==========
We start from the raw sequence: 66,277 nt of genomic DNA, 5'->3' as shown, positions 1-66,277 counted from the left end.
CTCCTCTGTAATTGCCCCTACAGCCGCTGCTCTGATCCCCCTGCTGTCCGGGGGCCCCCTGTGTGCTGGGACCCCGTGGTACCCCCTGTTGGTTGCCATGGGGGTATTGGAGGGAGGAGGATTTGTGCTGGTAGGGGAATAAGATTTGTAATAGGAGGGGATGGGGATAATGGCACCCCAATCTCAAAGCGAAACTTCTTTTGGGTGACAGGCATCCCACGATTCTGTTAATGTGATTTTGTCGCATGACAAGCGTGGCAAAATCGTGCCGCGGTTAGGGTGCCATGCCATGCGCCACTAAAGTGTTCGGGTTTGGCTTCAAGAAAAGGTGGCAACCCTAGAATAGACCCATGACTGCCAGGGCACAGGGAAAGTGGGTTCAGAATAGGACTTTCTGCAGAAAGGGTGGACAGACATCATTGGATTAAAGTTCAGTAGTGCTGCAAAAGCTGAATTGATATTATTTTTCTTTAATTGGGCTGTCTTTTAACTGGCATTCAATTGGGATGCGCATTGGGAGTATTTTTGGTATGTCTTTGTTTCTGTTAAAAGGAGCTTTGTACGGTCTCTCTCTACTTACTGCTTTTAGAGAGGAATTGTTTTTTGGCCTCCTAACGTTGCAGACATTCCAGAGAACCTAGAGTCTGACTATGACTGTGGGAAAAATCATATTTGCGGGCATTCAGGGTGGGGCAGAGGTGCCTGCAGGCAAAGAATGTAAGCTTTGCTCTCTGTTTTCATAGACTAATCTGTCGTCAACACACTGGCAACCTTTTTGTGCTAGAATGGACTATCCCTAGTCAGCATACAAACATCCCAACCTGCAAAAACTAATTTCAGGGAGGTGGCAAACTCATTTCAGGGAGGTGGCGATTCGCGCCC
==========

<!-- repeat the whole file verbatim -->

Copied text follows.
We start from the raw sequence: 66,277 nt of genomic DNA, 5'->3' as shown, positions 1-66,277 counted from the left end.
CTCCTCTGTAATTGCCCCTACAGCCGCTGCTCTGATCCCCCTGCTGTCCGGGGGCCCCCTGTGTGCTGGGACCCCGTGGTACCCCCTGTTGGTTGCCATGGGGGTATTGGAGGGAGGAGGATTTGTGCTGGTAGGGGAATAAGATTTGTAATAGGAGGGGATGGGGATAATGGCACCCCAATCTCAAAGCGAAACTTCTTTTGGGTGACAGGCATCCCACGATTCTGTTAATGTGATTTTGTCGCATGACAAGCGTGGCAAAATCGTGCCGCGGTTAGGGTGCCATGCCATGCGCCACTAAAGTGTTCGGGTTTGGCTTCAAGAAAAGGTGGCAACCCTAGAATAGACCCATGACTGCCAGGGCACAGGGAAAGTGGGTTCAGAATAGGACTTTCTGCAGAAAGGGTGGACAGACATCATTGGATTAAAGTTCAGTAGTGCTGCAAAAGCTGAATTGATATTATTTTTCTTTAATTGGGCTGTCTTTTAACTGGCATTCAATTGGGATGCGCATTGGGAGTATTTTTGGTATGTCTTTGTTTCTGTTAAAAGGAGCTTTGTACGGTCTCTCTCTACTTACTGCTTTTAGAGAGGAATTGTTTTTTGGCCTCCTAACGTTGCAGACATTCCAGAGAACCTAGAGTCTGACTATGACTGTGGGAAAAATCATATTTGCGGGCATTCAGGGTGGGGCAGAGGTGCCTGCAGGCAAAGAATGTAAGCTTTGCTCTCTGTTTTCATAGACTAATCTGTCGTCAACACACTGGCAACCTTTTTGTGCTAGAATGGACTATCCCTAGTCAGCATACAAACATCCCAACCTGCAAAAACTAATTTCAGGGAGGTGGCAAACTCATTTCAGGGAGGTGGCGATTCGCGCCC